Earthquake shakes parts of Scottish Highlands

The commando memorial in Spean Bridge, where tremors were felt. Picture: Ian RutherfordThe commando memorial in Spean Bridge, where tremors were felt. Picture: Ian Rutherford
The commando memorial in Spean Bridge, where tremors were felt. Picture: Ian Rutherford
An earthquake with a 2.9 magnitude shook parts of the Highlands last night.

The epicentre was recorded around 10 km west of Fort William at 7.36pm.

The tremors were felt in a number of areas, including Glenfinnan, Glencoe, Spean Bridge and Oban.

The British Geological Survey said it had a depth of 5 km.

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A spokesman said: “The earthquake was located approximately 3 km east of a magnitude 3 earthquake that occurred on 10 December 2005.

“Almost 200 felt reports from an automatic online questionnaire survey have been received from members of the public, almost all of them coming from within a 20 km radius of the epicentre, in particular from the relatively more densely populated areas of Fort William, Spean Bridge, Kinlochleven, Ballachullish and the hamlets on the eastern shore of Loch Lihnne.

“Further afield, reports have been received from Loch Nevis area (35 km to NW of epicentre), Acharacle (35 km to W of epicentre), Lochaline (45 km to SW of epicentre), the Isle of Lismore 34 km to WSW of epicentre), and just south of Oban (63 km S of epicentre).”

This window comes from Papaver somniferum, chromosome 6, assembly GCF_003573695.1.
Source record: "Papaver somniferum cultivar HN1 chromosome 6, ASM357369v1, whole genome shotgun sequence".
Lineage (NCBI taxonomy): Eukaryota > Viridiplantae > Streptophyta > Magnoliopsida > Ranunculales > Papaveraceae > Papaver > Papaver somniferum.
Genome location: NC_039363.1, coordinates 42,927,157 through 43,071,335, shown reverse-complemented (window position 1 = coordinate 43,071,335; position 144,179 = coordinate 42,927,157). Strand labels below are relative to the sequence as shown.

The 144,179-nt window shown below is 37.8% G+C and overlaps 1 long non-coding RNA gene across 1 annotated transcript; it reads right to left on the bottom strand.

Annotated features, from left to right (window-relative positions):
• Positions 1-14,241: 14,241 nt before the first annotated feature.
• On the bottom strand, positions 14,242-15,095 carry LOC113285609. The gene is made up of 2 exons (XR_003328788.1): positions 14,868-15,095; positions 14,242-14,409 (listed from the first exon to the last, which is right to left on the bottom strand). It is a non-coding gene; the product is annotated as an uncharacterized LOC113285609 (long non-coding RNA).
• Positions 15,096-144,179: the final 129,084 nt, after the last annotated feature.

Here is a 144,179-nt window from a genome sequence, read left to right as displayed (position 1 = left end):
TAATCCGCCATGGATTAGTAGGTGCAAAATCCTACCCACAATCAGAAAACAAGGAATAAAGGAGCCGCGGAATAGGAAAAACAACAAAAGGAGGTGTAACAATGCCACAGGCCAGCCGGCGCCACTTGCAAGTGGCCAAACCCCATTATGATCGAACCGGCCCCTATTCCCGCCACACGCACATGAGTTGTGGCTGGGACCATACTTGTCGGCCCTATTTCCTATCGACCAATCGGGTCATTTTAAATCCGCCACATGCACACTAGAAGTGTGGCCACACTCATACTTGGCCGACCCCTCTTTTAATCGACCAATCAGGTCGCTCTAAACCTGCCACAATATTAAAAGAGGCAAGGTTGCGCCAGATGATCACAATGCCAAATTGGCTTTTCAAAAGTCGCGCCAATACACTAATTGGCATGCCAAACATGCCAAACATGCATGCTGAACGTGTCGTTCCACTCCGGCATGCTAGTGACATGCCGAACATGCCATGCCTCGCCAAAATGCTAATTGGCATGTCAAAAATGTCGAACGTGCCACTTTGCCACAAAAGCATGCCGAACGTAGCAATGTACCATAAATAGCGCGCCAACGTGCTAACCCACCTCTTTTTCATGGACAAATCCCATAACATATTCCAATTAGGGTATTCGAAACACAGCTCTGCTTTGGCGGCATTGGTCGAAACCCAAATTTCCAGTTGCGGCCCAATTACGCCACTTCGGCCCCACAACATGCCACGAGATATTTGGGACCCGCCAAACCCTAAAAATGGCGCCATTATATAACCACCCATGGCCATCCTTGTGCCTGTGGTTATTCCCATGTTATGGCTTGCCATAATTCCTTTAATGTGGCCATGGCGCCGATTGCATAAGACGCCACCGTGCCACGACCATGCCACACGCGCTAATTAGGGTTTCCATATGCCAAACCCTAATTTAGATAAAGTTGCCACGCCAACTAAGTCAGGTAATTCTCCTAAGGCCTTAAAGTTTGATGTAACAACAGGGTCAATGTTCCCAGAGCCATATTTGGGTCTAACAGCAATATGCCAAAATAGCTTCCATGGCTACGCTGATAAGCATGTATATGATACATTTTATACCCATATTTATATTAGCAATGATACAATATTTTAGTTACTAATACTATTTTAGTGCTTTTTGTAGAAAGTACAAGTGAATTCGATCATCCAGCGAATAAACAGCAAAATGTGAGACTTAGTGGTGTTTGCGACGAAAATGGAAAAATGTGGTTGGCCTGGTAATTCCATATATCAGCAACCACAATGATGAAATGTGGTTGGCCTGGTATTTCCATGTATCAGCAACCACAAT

He added: “Most people described the shaking strength of the earthquake to be moderate, with a trembling effect, and described the sound strength as moderate to loud. Many reports stated that windows rattled.

“Reports described “one second loud rumble followed by sound like thunder and crockery on welsh dresser rattled”, “rumble approaching, then impact felt, then rumble going away”, “sounded like an explosion.

“Brief shake of building such as caused by quarry blasting”, “vibration on floor with audible rumble which got progressively louder”, “the floor shook so much and you could hear the house rattle and an shake around us” and “it felt like a big explosion underneath the property which seemed to lift and drop it.”

Local councillor Andrew Baxter said: “I was sitting in a community council meeting in Nether Lochaber when we heard a low grumbling rumble.

“We weren’t sure whether it was a large lorry going past or or a clap of thunder. But I think everyone came to the conclusion, once we had a quick look outside, that it was an earth tremor.

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“I wouldn’t say it was frightening, it was confusing more than anything, just trying to work what it actually was.

“But I was in quite a rickety old village hall and it certainly shook that for the few seconds it lasted. “

People on social media reported feeling the affects of the earthquake. One user said they felt a “huge bang” and their house shook. Another said they felt the “ground shuddering” under their feet.

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